Temporary Foreign Worker Program misuse sanctioned by Harper government, union says
Alberta labour group says government allowed firms to pay foreign workers less to help drive down wages
Documents show the Harper government allowed Alberta companies to pay thousands of foreign workers less than Canadians in 2013, the Alberta Federation of Labour (AFL) says.
Details of the internal government documents, obtained through an Access to Information request, were shared by the group at a news conference Friday morning in Calgary.
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“Behind closed doors, they knew the rules were being bent and broken, and they knew thousands of temporary foreign workers were being underpaid,” said AFL president Gil McGowan.
Many of the foreign workers had jobs as nurse aides, front desk clerks, truck drivers, service station attendants and heavy equipment operators, among others.
The labour group says the goal of sanctioning the underpayment of thousands of workers helped drive down wages in many industries, especially in fast food services.
'Saw their wages fall'
For example, McGowan said in Alberta the average wage for the province increased by 31 per cent since 2006 — double the inflation rate, which ran at about 15 per cent over the period. He said the average wage only increased eight per cent for the fast-food sector in that time.
“Those wages for food service workers fell behind the rising cost of living, and that workers in that sector actually saw their wages fall in real terms at the very same time that employers were crying labour shortage,” he said.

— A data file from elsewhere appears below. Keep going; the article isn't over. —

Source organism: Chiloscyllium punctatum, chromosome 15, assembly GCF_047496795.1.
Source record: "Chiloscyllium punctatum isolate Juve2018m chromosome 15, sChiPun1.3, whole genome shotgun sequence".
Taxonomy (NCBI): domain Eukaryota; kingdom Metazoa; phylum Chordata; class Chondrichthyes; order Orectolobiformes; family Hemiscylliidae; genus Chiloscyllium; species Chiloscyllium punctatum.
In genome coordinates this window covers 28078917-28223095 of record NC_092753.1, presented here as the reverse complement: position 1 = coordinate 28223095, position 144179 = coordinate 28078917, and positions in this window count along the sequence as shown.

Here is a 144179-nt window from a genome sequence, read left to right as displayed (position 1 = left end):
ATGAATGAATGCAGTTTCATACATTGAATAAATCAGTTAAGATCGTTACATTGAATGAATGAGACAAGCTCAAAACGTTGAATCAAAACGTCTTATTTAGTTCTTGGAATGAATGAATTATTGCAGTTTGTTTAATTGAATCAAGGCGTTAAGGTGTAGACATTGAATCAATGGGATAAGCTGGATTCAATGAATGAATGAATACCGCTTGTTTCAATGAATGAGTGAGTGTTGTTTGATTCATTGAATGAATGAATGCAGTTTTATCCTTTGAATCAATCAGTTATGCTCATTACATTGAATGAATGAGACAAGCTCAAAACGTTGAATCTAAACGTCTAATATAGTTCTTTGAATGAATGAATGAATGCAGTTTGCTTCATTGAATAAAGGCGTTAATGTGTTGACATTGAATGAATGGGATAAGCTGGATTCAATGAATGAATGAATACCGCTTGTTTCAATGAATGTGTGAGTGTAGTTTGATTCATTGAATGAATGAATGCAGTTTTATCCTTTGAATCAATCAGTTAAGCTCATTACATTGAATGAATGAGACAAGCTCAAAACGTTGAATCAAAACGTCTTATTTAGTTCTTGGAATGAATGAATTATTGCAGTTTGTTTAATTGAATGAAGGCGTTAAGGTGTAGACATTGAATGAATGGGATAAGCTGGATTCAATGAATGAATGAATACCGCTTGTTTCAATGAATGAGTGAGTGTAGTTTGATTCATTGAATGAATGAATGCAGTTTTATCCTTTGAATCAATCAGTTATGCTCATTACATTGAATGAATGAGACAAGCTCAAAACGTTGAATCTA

McGowan says the documents also show 3,718 individual low-skill foreign worker positions were approved in Canada last year. Of those permits, 2,122 were issued to employers in Alberta.
"It's pretty clear that the problems in the Temporary Foreign Worker Program extend far beyond the food services industry," said McGowan.
"Canadians should be appalled by the picture that's painted by these documents."
Workers allowed less before rule change
New rules have since come into effect for the Temporary Foreign Worker Program, which has led to an outcry from many businesses.
"Canadians shouldn't feel too much sympathy for the complaints coming from business people and groups like the [Canadian Federation of Independent Business], and they shouldn't be fooled or persuaded by their arguments," said McGowan.
"The truth is that for many, or perhaps even most employers, the Temporary Foreign Worker Program has never only been about filling vacant jobs. It's also been about driving down wages, not only for temporary foreign workers, but for Canadians broadly speaking."
For part of 2013, the TFWP allowed employers to pay foreign workers five to 15 per cent less than the prevailing wage in the sector. That was changed partway through the year, making it illegal to pay them less than what a Canadian would earn in the same position.
"Employers were allowed to hire a temporary foreign worker below the prevailing wage if the employer could prove that there was a Canadian being paid the same wage for doing the same job at the same location," said Jordan Sinclair, a spokesman for Employment and Social Development Canada, in a release.